>> b) the StorageItem object could also have an attribute defining lastURL:
>> the absolute URL of the last page (without any query parameters) which
>> modified the value of the object.
>> This is just an idea - I don't consider this a requirement (as the above
>> one). It would be a nice feature.
>> But then ... both of the suggestions above enable even more tracking -
>> privacy concerns. Maybe enable these attributes only for secure pages?
> Since we've removed shared access, and StorageItems in general, this is
> rather moot at this point. :-)

True, but not quite. :)

(see my answer above, regarding "acceptability")

>> c) Also a question: the storage event is defined just as a notification
>> which tells the potential listeners that the storage for the domain has
>> been modified. Why wasn't the storage event defined as a notification
>> which tells exactly what changed? As in, include the StorageItem object
>> itself as well. Would that be a security/privacy concern? It shouldn't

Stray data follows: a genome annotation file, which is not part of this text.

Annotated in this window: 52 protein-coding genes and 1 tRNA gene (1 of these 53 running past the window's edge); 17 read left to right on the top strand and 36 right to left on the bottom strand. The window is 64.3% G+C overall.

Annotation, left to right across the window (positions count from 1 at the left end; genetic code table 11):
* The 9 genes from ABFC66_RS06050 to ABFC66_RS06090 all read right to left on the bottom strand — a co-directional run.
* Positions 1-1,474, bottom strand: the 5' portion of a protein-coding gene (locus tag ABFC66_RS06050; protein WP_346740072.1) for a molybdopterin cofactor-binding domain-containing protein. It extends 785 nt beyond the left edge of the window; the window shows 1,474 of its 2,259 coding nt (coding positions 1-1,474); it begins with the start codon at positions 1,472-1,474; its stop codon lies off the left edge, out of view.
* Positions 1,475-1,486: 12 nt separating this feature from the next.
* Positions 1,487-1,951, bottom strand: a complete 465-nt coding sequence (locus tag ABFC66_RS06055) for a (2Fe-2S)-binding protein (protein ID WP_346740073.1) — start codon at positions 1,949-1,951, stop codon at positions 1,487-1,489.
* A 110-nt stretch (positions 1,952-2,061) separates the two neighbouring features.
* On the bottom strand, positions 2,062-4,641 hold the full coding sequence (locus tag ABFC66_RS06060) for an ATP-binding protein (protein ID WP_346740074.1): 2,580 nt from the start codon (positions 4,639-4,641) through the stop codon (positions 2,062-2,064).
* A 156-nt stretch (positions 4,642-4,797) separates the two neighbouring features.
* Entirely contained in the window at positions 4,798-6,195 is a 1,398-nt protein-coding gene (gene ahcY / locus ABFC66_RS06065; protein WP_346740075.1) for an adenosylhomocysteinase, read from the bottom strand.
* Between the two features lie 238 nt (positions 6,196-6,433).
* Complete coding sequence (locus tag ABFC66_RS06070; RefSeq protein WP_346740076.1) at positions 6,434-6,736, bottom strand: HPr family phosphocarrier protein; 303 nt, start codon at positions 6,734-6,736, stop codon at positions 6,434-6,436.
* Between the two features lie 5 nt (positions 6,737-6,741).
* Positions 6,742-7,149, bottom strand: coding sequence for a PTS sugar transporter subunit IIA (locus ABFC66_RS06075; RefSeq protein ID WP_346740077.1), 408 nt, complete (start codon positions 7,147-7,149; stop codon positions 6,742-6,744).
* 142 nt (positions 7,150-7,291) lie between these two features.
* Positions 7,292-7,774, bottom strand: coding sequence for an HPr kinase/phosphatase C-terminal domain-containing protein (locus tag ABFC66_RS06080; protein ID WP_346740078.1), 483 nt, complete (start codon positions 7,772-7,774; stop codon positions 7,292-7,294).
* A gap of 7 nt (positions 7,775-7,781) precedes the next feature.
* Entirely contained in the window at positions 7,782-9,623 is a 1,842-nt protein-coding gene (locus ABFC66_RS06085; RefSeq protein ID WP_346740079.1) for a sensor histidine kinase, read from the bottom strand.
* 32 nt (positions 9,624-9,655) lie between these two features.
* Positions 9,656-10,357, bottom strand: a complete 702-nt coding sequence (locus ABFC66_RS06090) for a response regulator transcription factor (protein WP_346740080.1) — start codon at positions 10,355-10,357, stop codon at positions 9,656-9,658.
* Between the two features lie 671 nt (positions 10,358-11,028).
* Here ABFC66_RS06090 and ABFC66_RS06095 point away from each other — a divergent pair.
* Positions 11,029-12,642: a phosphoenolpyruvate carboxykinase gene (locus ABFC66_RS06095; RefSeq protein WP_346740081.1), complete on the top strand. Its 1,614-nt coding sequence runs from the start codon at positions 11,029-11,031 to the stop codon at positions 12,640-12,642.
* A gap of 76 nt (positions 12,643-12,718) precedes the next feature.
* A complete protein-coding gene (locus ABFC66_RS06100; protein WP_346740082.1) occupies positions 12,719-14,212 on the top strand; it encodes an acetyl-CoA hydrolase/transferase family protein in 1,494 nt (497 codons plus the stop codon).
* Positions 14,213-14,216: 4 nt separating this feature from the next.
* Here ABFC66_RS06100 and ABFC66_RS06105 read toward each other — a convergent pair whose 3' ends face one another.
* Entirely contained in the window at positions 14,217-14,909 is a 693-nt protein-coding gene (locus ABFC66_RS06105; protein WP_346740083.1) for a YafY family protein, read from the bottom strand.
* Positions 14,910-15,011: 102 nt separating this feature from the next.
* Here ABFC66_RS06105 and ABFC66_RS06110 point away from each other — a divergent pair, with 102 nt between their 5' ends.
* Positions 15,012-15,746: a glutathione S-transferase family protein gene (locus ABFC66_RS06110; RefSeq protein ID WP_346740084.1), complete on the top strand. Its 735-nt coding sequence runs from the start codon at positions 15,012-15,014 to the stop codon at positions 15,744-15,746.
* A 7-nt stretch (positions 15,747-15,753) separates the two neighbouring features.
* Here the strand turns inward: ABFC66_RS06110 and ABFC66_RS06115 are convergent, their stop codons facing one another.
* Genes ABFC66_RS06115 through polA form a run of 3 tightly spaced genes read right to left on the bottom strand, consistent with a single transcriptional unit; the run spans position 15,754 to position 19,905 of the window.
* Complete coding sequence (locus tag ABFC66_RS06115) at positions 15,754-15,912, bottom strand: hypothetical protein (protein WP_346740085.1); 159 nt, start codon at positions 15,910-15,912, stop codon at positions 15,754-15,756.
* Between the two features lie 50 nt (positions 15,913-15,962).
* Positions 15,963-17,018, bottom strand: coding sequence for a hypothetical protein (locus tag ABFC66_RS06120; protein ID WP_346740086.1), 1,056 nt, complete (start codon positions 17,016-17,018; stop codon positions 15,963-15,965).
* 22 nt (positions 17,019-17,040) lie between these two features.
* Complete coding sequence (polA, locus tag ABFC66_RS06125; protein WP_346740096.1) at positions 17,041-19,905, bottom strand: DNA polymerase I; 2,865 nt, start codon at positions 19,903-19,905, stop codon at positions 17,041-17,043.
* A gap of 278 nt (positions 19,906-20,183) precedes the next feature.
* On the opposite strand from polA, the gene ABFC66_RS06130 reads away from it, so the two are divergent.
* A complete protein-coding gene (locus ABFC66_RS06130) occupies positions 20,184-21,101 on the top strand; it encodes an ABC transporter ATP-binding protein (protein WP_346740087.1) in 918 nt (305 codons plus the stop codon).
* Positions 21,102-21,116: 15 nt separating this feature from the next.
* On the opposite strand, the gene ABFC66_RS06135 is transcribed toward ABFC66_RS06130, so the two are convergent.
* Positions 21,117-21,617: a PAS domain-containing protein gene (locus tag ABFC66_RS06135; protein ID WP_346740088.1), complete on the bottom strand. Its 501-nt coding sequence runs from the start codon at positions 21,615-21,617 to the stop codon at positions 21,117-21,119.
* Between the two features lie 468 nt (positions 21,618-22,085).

>> be: the scripts can access the StorageItem, anyway.
> The concern is that there may be a lot of changes (especially with  
> session
> storage). I'd be interested in hearing from authors who wish to use this
> API, though. What do you envisage doing with it that may require detailed
> notifications of changes across windows?

Well, as a Web developer having the storage event notifying me there were  
some changes is quite useless.

Imagine this scenario: why would anyone choose to have an event listener  
for 'storage'? What's the use of knowing that one or more of, perhaps,  
hundreds of storage items changed, without knowing which? I envision using  
the listener *only* for when I need to re-read a specific key (or more  
than one).

>> Currently, say two web applications would need to share *several*
>> StorageItem objects. If application A changes something of interest for
>> application B, then the listener within page B would have to search
>> through the list of StorageItem objects of the domain where application
>> A resides. Only the domain is known, given the "domain" attribute